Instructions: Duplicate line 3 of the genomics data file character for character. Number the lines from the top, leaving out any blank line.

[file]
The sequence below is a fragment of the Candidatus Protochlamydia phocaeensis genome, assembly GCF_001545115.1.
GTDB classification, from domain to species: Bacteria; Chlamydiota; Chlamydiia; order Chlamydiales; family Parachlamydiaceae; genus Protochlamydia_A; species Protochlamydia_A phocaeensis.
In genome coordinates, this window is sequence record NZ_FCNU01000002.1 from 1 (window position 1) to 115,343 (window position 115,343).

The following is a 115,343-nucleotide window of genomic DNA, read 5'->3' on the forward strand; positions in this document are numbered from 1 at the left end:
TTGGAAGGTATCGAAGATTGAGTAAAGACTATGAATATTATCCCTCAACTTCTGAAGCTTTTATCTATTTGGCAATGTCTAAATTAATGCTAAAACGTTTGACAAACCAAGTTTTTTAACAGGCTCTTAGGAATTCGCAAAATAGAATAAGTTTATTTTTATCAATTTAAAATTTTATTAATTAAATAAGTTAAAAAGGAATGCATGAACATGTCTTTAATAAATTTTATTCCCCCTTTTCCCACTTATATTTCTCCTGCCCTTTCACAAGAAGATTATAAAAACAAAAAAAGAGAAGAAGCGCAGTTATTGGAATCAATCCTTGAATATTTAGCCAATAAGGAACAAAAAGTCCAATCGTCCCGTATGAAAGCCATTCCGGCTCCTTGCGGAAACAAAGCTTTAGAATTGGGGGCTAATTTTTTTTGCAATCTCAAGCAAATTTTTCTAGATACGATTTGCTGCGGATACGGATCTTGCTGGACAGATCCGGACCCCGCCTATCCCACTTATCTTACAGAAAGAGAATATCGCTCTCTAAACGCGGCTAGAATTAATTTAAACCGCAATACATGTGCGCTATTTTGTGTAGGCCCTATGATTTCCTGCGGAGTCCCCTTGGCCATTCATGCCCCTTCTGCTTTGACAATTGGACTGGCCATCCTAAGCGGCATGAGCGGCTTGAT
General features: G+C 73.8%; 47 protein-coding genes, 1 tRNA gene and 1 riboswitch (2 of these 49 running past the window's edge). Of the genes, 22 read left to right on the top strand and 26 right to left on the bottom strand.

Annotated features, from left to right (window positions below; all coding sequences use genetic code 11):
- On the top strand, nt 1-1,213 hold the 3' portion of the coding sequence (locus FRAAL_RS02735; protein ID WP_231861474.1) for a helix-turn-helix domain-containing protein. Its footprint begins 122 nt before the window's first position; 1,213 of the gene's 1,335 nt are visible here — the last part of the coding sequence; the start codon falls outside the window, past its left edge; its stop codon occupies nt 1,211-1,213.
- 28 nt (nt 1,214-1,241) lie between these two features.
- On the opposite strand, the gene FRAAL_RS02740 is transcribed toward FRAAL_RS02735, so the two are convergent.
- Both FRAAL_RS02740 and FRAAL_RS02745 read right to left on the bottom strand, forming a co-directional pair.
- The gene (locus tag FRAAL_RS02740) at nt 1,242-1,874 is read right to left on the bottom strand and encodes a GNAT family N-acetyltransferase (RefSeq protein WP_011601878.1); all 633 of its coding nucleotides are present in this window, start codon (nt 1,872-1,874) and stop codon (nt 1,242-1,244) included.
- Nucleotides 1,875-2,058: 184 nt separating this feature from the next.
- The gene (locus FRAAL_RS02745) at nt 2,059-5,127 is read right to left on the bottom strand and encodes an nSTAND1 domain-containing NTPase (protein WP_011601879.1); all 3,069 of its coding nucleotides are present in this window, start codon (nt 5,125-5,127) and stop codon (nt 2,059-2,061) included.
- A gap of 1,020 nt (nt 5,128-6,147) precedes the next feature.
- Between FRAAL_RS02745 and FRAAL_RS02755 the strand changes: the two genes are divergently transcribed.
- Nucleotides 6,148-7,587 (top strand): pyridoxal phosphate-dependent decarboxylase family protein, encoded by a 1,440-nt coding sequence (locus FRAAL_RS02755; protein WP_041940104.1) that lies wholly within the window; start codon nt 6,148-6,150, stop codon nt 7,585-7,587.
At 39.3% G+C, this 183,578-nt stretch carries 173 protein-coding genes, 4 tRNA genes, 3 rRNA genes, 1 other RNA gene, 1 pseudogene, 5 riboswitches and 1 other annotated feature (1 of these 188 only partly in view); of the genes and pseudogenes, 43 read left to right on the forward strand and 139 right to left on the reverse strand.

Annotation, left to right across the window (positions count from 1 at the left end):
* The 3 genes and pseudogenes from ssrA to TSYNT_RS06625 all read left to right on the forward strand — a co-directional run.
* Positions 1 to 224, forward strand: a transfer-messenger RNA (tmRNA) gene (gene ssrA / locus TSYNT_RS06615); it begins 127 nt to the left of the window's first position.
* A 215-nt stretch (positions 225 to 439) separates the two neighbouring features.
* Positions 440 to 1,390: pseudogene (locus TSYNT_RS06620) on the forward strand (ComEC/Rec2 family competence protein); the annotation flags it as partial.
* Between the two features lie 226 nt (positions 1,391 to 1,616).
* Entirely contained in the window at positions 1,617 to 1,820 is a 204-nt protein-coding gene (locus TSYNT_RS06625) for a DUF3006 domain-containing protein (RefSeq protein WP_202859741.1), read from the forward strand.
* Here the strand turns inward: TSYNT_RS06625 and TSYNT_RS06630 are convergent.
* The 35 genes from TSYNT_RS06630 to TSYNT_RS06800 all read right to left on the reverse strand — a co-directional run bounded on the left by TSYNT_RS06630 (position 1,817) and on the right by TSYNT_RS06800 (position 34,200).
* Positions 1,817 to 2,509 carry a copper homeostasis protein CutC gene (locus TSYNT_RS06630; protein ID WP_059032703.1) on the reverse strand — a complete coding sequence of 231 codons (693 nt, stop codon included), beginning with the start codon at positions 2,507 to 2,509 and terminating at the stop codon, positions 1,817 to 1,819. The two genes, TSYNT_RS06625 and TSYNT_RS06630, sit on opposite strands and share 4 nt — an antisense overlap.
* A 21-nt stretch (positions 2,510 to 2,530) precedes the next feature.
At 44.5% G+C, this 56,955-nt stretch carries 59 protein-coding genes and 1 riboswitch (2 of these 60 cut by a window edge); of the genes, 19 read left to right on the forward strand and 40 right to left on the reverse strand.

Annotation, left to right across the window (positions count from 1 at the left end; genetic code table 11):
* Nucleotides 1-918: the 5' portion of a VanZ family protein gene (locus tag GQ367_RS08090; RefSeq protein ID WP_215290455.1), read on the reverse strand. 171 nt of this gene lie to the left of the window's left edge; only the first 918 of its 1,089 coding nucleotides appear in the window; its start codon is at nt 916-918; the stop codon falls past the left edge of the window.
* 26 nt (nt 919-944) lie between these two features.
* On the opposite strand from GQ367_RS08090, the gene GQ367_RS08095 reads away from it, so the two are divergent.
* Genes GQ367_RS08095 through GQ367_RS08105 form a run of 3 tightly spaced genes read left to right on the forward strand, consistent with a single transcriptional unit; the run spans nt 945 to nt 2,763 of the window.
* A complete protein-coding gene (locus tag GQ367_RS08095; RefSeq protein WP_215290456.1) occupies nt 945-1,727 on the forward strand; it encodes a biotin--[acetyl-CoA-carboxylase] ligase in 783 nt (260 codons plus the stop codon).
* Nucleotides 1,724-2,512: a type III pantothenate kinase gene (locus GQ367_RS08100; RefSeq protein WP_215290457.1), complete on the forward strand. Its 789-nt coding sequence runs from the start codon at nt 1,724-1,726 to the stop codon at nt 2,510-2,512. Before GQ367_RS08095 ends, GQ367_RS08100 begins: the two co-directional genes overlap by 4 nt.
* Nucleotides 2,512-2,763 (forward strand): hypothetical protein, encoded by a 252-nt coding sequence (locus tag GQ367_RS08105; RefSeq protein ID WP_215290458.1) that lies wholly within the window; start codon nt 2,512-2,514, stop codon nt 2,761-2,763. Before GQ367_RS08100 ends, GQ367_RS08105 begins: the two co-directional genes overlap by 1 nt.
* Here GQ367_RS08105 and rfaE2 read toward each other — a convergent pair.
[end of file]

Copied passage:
In genome coordinates, this window is sequence record NZ_FCNU01000002.1 from 1 (window position 1) to 115,343 (window position 115,343).